That job is not always easy with methamphetamine readily available.
“When people are unemployed and desperate, there is the perception that there’s lots of money to be made from P.
“Someone gets out of prison, wants to make some money selling methamphetamine… we can’t really stop people selling. That’s a reality… but what we can do is work hard to reduce demand.”
‘Socially conscious’ leaders from the major Māori gangs have played their part in demand reduction, O’Reilly says.
In March 2005, Black Power and Mongrel Mob national leaders came together for a wānanga or learning-focused hui in Hastings. The Sensible Sentencing Trust also took part.
“I think that event confirmed to us that community coalitions are the way to go in countering methamphetamine. When key leaders of both gangs are agreeing that the stuff is no good, then it gives permission to the wise and brave to take a stance. Similarly, when criminal justice hardliners like the Sensible Sentencing Trust are prepared to support such positive shifts, you can see change is possible.”
It’s not only New Zealanders who have supported O’Reilly’s mission. American rock legend Joe Walsh of the Eagles has performed concerts promoting an anti-methamphetamine message in association with O’Reilly.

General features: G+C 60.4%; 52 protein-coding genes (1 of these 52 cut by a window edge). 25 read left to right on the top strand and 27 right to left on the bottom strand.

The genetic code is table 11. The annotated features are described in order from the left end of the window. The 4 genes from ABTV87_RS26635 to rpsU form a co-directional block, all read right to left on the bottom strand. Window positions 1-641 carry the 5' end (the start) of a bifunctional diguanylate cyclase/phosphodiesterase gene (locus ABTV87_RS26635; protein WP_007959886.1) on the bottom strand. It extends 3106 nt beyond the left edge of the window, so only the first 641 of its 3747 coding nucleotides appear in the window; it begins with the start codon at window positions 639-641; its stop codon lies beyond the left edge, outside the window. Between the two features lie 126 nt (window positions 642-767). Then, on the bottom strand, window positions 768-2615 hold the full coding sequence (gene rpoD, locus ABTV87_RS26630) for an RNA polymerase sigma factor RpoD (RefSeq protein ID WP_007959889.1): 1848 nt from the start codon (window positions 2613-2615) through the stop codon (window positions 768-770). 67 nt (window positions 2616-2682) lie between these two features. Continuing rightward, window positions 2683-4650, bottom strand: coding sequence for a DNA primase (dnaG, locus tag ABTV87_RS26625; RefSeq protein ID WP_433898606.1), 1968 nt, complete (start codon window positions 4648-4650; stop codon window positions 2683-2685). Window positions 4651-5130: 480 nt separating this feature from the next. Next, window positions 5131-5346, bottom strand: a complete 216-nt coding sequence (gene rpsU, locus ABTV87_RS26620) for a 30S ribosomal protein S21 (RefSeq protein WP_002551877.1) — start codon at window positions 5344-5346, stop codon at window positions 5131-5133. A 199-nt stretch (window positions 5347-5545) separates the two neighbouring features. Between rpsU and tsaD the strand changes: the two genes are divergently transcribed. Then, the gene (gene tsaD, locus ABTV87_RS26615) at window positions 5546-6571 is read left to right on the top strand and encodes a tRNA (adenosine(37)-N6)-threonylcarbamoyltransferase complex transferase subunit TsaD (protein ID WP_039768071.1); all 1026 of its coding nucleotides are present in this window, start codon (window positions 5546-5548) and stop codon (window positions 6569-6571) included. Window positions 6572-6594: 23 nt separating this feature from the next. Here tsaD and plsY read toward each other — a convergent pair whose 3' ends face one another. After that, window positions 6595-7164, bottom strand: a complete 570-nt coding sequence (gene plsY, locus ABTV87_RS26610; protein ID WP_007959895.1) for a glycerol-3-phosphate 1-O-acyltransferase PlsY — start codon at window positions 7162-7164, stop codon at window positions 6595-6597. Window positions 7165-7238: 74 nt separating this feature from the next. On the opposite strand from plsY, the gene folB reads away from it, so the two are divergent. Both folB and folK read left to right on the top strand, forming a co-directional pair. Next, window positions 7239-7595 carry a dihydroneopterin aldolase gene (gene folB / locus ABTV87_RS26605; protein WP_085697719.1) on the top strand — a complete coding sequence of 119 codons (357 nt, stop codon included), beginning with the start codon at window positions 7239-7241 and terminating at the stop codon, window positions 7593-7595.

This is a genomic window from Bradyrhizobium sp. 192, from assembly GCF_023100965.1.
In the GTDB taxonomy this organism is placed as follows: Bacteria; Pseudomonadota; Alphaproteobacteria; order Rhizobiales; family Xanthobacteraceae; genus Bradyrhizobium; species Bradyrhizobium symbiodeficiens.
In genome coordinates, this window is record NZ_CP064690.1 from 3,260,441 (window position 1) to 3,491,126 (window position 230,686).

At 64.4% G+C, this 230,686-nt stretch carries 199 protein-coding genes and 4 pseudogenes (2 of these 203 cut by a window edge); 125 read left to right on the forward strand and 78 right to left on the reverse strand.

Walsh and O’Reilly met in the 80s when the Eagles’ guitarist and songwriter toured New Zealand. When the tour visited Waiohiki Marae in Hawke’s Bay, where O’Reilly lives, he took Walsh up to the ancient pā site of Ōtātara.
There, Walsh, a cocaine and methamphetamine addict, had an ‘epiphany’ that would lead to him going clean, and an enduring friendship was established between the two men, O’Reilly says.
Three decades later, Walsh offered to help in the fight against methamphetamine by staging a ‘Sinners Tour’. He performed at three concerts in 2004: at the New Zealand Parliament; Ōtātara Pā; and Hoani Waititi Marae in Auckland. During the concerts, Walsh told audiences: “Methamphetamine is evil. If you are involved in bringing it into the country or selling it or manufacturing it… you will eventually be responsible for people’s deaths.
“I have tried it. It is a dead end. It goes nowhere. It’s a demon, and it eats your soul from inside you. If you are doing meth, I say to you, no matter how awful things are, they will get worse beyond your wildest imagination. But you can come back, as hopeless as it looks.”
Late last year, O’Reilly and his supporters reflected on their progress. They decided the possibility of recovery that Walsh spoke about was key.